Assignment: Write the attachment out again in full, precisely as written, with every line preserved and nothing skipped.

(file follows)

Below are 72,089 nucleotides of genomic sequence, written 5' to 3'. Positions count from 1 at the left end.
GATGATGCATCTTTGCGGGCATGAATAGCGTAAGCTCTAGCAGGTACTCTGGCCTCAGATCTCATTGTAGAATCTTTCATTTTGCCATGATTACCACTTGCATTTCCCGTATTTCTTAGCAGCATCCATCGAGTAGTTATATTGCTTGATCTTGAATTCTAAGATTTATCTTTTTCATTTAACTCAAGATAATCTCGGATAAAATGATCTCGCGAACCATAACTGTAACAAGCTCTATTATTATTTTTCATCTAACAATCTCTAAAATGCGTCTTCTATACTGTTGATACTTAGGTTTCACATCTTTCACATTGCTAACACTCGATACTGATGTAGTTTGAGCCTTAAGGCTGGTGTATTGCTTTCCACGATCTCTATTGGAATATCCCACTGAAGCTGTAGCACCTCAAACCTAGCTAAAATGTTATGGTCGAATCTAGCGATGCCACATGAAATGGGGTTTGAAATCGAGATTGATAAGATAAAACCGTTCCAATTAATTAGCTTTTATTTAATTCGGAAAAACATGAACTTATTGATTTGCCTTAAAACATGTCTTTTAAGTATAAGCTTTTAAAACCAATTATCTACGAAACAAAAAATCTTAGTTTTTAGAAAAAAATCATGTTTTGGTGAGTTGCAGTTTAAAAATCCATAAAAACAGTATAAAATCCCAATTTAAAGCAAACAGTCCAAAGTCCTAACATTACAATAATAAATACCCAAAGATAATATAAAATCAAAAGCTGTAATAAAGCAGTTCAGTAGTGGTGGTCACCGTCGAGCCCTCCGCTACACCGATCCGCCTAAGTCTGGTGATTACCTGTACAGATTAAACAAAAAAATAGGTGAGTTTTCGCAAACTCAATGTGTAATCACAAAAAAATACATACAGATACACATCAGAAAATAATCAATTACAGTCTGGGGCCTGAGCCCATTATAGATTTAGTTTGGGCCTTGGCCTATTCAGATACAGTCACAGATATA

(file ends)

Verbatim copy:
Below are 72,089 nucleotides of genomic sequence, written 5' to 3'. Positions count from 1 at the left end.
GATGATGCATCTTTGCGGGCATGAATAGCGTAAGCTCTAGCAGGTACTCTGGCCTCAGATCTCATTGTAGAATCTTTCATTTTGCCATGATTACCACTTGCATTTCCCGTATTTCTTAGCAGCATCCATCGAGTAGTTATATTGCTTGATCTTGAATTCTAAGATTTATCTTTTTCATTTAACTCAAGATAATCTCGGATAAAATGATCTCGCGAACCATAACTGTAACAAGCTCTATTATTATTTTTCATCTAACAATCTCTAAAATGCGTCTTCTATACTGTTGATACTTAGGTTTCACATCTTTCACATTGCTAACACTCGATACTGATGTAGTTTGAGCCTTAAGGCTGGTGTATTGCTTTCCACGATCTCTATTGGAATATCCCACTGAAGCTGTAGCACCTCAAACCTAGCTAAAATGTTATGGTCGAATCTAGCGATGCCACATGAAATGGGGTTTGAAATCGAGATTGATAAGATAAAACCGTTCCAATTAATTAGCTTTTATTTAATTCGGAAAAACATGAACTTATTGATTTGCCTTAAAACATGTCTTTTAAGTATAAGCTTTTAAAACCAATTATCTACGAAACAAAAAATCTTAGTTTTTAGAAAAAAATCATGTTTTGGTGAGTTGCAGTTTAAAAATCCATAAAAACAGTATAAAATCCCAATTTAAAGCAAACAGTCCAAAGTCCTAACATTACAATAATAAATACCCAAAGATAATATAAAATCAAAAGCTGTAATAAAGCAGTTCAGTAGTGGTGGTCACCGTCGAGCCCTCCGCTACACCGATCCGCCTAAGTCTGGTGATTACCTGTACAGATTAAACAAAAAAATAGGTGAGTTTTCGCAAACTCAATGTGTAATCACAAAAAAATACATACAGATACACATCAGAAAATAATCAATTACAGTCTGGGGCCTGAGCCCATTATAGATTTAGTTTGGGCCTTGGCCTATTCAGATACAGTCACAGATATA